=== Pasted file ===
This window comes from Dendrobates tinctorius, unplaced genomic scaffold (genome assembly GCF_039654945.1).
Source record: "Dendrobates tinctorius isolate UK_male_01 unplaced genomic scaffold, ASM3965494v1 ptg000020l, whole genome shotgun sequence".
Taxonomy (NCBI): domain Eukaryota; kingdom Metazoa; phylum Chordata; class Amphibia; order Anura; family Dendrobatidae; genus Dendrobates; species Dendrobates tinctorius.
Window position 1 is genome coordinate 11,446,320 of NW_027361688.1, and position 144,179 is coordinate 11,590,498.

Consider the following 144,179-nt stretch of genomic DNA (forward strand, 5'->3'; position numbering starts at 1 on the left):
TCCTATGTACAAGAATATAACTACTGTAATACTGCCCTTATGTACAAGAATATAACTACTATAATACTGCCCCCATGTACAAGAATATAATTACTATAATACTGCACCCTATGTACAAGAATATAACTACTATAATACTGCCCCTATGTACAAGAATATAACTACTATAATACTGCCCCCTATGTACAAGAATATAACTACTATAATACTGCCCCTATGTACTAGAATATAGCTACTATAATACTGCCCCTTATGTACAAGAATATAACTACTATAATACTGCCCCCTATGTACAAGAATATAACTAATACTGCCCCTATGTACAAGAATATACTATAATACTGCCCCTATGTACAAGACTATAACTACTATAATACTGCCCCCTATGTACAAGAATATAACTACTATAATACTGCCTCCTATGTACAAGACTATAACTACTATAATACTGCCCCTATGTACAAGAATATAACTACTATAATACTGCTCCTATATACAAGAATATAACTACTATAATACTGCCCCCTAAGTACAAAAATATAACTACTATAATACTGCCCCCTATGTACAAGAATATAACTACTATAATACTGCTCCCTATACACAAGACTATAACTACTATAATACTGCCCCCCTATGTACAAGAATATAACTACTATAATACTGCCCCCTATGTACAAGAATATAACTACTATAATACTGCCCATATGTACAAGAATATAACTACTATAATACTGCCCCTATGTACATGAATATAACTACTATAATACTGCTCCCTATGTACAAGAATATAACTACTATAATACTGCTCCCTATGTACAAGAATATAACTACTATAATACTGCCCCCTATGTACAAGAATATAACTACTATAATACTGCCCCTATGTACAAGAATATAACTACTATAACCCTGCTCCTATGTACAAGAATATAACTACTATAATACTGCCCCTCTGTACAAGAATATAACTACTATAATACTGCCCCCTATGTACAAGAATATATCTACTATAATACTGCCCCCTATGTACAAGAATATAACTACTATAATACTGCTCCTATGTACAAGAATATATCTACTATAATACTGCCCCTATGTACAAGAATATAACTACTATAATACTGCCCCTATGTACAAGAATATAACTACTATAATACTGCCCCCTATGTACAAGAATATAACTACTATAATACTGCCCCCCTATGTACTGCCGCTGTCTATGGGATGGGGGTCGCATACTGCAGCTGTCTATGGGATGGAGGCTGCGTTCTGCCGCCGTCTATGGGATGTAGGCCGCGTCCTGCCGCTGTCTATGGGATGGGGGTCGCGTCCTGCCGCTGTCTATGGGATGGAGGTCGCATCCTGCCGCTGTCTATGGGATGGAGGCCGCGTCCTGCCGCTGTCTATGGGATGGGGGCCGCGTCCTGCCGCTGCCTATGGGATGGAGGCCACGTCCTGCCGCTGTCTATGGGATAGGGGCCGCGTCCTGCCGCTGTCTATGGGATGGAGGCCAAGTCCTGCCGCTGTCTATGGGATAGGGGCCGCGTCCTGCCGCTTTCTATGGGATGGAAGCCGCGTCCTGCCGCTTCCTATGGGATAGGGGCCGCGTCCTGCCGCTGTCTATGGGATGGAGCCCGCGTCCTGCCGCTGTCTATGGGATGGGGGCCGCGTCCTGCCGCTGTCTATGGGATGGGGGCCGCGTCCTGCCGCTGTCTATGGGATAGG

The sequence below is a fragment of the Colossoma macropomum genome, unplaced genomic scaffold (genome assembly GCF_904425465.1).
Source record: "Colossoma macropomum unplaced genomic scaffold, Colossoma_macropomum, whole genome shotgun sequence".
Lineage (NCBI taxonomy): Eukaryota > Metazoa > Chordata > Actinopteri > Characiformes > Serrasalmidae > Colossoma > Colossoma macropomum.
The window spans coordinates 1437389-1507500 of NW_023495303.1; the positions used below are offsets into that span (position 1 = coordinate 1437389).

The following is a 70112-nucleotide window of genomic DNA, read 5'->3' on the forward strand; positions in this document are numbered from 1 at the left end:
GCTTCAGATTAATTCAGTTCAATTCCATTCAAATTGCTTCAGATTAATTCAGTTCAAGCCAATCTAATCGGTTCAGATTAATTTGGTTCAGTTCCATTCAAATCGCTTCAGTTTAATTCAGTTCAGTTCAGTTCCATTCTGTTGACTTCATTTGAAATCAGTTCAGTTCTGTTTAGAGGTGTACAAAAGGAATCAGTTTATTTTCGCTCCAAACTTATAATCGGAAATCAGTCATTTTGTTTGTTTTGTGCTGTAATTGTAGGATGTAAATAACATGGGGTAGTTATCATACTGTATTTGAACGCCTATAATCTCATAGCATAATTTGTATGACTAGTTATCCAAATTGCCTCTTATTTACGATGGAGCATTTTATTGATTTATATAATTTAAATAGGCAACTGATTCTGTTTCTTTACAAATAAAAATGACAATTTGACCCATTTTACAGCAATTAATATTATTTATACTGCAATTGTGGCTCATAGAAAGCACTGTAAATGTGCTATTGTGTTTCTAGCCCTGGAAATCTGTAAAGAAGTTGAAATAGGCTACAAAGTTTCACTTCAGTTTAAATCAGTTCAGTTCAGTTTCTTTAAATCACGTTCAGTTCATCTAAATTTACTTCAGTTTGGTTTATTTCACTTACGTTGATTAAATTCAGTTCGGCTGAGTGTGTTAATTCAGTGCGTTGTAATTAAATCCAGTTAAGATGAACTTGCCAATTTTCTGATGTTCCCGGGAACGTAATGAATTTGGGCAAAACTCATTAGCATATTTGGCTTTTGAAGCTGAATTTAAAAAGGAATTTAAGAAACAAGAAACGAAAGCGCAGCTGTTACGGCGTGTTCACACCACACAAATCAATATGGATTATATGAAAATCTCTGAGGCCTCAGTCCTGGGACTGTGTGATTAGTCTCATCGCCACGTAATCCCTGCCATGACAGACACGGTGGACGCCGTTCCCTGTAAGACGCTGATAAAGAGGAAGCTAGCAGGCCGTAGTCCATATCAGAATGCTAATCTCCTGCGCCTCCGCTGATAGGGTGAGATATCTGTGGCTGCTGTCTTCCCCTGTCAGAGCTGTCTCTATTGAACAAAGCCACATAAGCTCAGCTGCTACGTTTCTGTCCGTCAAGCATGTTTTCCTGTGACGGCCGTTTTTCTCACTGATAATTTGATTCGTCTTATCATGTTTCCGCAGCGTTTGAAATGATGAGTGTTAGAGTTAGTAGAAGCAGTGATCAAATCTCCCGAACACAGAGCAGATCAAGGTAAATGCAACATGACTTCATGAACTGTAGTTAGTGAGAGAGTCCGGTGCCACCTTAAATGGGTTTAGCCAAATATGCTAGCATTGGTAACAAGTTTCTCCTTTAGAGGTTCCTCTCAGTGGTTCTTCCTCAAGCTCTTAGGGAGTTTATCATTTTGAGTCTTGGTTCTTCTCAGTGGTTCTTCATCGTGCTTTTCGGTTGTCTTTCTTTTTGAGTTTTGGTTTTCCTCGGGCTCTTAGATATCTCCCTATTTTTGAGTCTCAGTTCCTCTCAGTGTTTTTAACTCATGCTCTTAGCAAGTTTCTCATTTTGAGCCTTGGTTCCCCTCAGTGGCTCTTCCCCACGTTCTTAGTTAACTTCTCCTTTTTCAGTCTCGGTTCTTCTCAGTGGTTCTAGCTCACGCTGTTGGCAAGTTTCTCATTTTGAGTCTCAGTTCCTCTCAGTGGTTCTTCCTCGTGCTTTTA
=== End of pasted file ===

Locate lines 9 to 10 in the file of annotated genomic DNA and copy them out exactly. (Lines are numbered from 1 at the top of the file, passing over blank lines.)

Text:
Lineage (NCBI taxonomy): Eukaryota > Metazoa > Chordata > Actinopteri > Characiformes > Serrasalmidae > Colossoma > Colossoma macropomum.
The window spans coordinates 1437389-1507500 of NW_023495303.1; the positions used below are offsets into that span (position 1 = coordinate 1437389).